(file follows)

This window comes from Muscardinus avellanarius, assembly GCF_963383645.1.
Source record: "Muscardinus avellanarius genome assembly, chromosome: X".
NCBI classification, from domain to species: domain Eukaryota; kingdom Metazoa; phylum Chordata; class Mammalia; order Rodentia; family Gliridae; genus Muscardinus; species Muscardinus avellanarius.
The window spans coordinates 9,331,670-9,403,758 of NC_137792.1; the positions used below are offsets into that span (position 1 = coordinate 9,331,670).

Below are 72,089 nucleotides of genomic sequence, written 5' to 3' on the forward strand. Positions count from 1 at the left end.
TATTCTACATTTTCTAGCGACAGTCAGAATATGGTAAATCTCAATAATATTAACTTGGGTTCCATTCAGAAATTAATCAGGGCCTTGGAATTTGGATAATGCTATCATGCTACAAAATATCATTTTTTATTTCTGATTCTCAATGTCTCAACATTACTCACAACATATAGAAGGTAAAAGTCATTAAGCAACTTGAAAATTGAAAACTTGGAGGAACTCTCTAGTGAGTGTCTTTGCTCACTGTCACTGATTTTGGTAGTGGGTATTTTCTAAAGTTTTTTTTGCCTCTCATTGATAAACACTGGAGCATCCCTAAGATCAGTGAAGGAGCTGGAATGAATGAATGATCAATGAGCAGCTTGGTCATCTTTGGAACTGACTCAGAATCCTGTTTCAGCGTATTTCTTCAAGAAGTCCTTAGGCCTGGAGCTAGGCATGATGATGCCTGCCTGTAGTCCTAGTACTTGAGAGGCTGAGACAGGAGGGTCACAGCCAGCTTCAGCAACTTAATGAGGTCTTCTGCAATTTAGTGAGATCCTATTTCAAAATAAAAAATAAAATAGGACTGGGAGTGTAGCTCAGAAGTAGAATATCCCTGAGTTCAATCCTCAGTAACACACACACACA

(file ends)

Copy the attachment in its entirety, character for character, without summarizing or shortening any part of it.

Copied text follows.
This window comes from Muscardinus avellanarius, assembly GCF_963383645.1.
Source record: "Muscardinus avellanarius genome assembly, chromosome: X".
NCBI classification, from domain to species: domain Eukaryota; kingdom Metazoa; phylum Chordata; class Mammalia; order Rodentia; family Gliridae; genus Muscardinus; species Muscardinus avellanarius.
The window spans coordinates 9,331,670-9,403,758 of NC_137792.1; the positions used below are offsets into that span (position 1 = coordinate 9,331,670).

Below are 72,089 nucleotides of genomic sequence, written 5' to 3' on the forward strand. Positions count from 1 at the left end.
TATTCTACATTTTCTAGCGACAGTCAGAATATGGTAAATCTCAATAATATTAACTTGGGTTCCATTCAGAAATTAATCAGGGCCTTGGAATTTGGATAATGCTATCATGCTACAAAATATCATTTTTTATTTCTGATTCTCAATGTCTCAACATTACTCACAACATATAGAAGGTAAAAGTCATTAAGCAACTTGAAAATTGAAAACTTGGAGGAACTCTCTAGTGAGTGTCTTTGCTCACTGTCACTGATTTTGGTAGTGGGTATTTTCTAAAGTTTTTTTTGCCTCTCATTGATAAACACTGGAGCATCCCTAAGATCAGTGAAGGAGCTGGAATGAATGAATGATCAATGAGCAGCTTGGTCATCTTTGGAACTGACTCAGAATCCTGTTTCAGCGTATTTCTTCAAGAAGTCCTTAGGCCTGGAGCTAGGCATGATGATGCCTGCCTGTAGTCCTAGTACTTGAGAGGCTGAGACAGGAGGGTCACAGCCAGCTTCAGCAACTTAATGAGGTCTTCTGCAATTTAGTGAGATCCTATTTCAAAATAAAAAATAAAATAGGACTGGGAGTGTAGCTCAGAAGTAGAATATCCCTGAGTTCAATCCTCAGTAACACACACACACA